Bitcoin and Ether dropped during Wednesday afternoon trading in Asia amid losses among all top 10 cryptocurrencies by market capitalization, excluding stablecoins, led by Shiba Inu. The Hang Seng Index’s second day of sharp gains was cut short by closure due to a typhoon warning in Hong Kong.
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- Bitcoin lost 0.76% in the past 24 hours to trade at US$20,431 at 4 p.m. in Hong Kong, while Ether fell 1.52% to US$1,566, according to data from CoinMarketCap.
- Cardano lost 3.79% to change hands at US$0.40, and Solana dropped 3.87% to US$31.47. Memecoin Shiba Inu led losses among the top 10 cryptos, slumping 6.05% to US$0.0000122.
- Dogecoin fell 5.18% to US$0.14, despite soaring 109.67% over the last seven days, after its richest proponent, new Twitter owner Elon Musk, received widespread criticism for a new policy that would add a monthly US$8 price tag to the social media platform’s blue verification mark. Musk reportedly hopes to integrate the memecoin into Twitter as a payment method.
- Asia equity markets were largely positive after Wall Street fell overnight. The Nikkei 225 was little changed, inching 0.06% down in Tokyo, while the Shanghai Composite Index rose 1.15%. The Hong Kong Hang Seng Index closed 2.41% up when trading was suspended at 1.55 p.m. after the H.K. Observatory issued a No. 8 signal tropical cyclone warning.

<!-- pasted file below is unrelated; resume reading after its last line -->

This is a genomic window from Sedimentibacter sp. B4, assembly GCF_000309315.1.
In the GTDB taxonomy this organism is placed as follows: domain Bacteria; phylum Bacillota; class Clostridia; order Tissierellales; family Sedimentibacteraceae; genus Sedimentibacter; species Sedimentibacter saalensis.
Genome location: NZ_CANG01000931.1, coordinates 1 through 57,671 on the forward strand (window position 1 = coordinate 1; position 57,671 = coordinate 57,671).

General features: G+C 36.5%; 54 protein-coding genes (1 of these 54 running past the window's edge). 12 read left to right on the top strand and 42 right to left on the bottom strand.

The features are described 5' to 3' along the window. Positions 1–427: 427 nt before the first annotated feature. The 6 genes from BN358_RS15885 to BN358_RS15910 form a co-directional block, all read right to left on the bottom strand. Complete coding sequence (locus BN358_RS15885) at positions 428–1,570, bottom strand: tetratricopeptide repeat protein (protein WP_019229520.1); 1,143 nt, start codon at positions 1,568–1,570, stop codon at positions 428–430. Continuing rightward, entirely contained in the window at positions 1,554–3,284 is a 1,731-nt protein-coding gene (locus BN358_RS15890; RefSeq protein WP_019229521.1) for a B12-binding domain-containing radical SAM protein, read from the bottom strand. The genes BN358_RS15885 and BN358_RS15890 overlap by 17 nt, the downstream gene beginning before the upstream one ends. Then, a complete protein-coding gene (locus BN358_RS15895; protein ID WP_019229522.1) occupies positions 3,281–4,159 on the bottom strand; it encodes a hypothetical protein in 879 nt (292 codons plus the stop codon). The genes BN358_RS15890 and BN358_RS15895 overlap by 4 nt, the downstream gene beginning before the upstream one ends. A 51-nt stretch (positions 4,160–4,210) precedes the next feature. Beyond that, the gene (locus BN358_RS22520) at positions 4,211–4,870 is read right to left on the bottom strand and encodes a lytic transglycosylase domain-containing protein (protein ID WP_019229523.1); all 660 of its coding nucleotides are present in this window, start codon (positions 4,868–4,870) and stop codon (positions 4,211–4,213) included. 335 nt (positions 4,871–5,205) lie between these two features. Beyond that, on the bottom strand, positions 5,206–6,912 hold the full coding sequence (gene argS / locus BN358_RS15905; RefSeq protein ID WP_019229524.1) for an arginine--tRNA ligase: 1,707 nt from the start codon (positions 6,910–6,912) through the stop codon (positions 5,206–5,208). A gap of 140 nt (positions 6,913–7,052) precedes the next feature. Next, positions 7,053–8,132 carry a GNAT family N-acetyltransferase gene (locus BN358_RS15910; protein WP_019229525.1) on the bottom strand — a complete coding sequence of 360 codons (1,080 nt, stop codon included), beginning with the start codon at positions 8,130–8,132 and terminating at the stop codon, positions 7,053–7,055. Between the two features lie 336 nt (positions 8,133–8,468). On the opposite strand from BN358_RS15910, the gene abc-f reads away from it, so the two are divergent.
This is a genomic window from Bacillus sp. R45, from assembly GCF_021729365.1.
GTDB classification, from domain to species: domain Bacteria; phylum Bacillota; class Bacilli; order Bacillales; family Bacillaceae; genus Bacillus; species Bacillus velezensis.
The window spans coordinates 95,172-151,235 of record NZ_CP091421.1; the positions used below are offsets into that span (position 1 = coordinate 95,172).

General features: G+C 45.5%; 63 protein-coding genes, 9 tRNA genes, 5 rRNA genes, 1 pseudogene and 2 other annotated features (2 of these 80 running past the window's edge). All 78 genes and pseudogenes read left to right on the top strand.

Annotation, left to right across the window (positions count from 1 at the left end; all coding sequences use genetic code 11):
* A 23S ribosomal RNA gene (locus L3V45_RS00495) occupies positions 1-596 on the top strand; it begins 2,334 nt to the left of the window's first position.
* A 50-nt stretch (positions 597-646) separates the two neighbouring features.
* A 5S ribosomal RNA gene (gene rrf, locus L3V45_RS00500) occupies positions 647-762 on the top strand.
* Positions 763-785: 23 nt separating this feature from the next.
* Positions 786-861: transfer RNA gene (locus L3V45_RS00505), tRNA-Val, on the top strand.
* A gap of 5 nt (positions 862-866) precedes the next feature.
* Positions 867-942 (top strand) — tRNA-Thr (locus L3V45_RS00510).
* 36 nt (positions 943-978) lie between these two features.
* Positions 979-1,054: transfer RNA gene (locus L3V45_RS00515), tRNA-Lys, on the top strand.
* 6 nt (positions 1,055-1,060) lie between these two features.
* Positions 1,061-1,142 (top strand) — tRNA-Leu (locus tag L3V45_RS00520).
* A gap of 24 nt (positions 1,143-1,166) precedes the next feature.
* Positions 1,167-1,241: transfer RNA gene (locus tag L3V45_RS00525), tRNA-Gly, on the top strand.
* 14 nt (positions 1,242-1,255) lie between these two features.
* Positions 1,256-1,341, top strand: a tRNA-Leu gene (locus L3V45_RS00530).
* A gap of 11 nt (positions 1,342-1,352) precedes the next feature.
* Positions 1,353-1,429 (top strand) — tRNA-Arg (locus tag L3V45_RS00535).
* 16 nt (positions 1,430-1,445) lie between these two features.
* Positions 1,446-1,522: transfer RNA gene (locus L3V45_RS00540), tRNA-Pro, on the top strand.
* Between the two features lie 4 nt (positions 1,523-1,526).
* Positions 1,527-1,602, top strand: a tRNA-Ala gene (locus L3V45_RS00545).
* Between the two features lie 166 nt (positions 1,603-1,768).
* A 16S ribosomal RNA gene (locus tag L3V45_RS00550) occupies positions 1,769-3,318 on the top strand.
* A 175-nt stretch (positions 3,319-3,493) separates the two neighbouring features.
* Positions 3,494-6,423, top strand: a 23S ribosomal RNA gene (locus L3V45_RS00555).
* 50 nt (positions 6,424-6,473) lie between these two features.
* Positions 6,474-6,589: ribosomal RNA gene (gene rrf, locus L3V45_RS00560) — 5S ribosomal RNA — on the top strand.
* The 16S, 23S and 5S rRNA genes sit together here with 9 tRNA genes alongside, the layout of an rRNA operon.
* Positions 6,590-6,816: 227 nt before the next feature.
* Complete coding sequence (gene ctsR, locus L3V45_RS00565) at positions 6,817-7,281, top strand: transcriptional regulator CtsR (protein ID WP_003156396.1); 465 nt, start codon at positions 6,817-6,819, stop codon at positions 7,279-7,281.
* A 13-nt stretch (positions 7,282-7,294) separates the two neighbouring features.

- The U.S. Federal Reserve is expected to raise interest rates by 75 basis points for the fourth consecutive time on Wednesday, but has signaled it will begin to slow its rate hikes in December. Michael Gapen, a chief economist at Bank of America, told markets to focus on the Fed Chair Jerome Powell’s messaging in his announcement, not the rates decision.
- Germany’s trade balance rose to €9 billion in September 2022 from €0.3 billion in August, though down from €16.1 billion in September 2021. Exports rose 20.3% year-on-year to the all-time high of €142.4 billion, with imports rising at a faster 30.7% to also post a record high of €133.4 billion.
- Global economic woes continued Wednesday as the world’s largest container shipping firm, Maersk, widely regarded as a global trade barometer, warned of “dark clouds on the horizon” as they refined global container demand projections for 2022 to between 2% and 4%, down from a previous projection of +1% to -1%.
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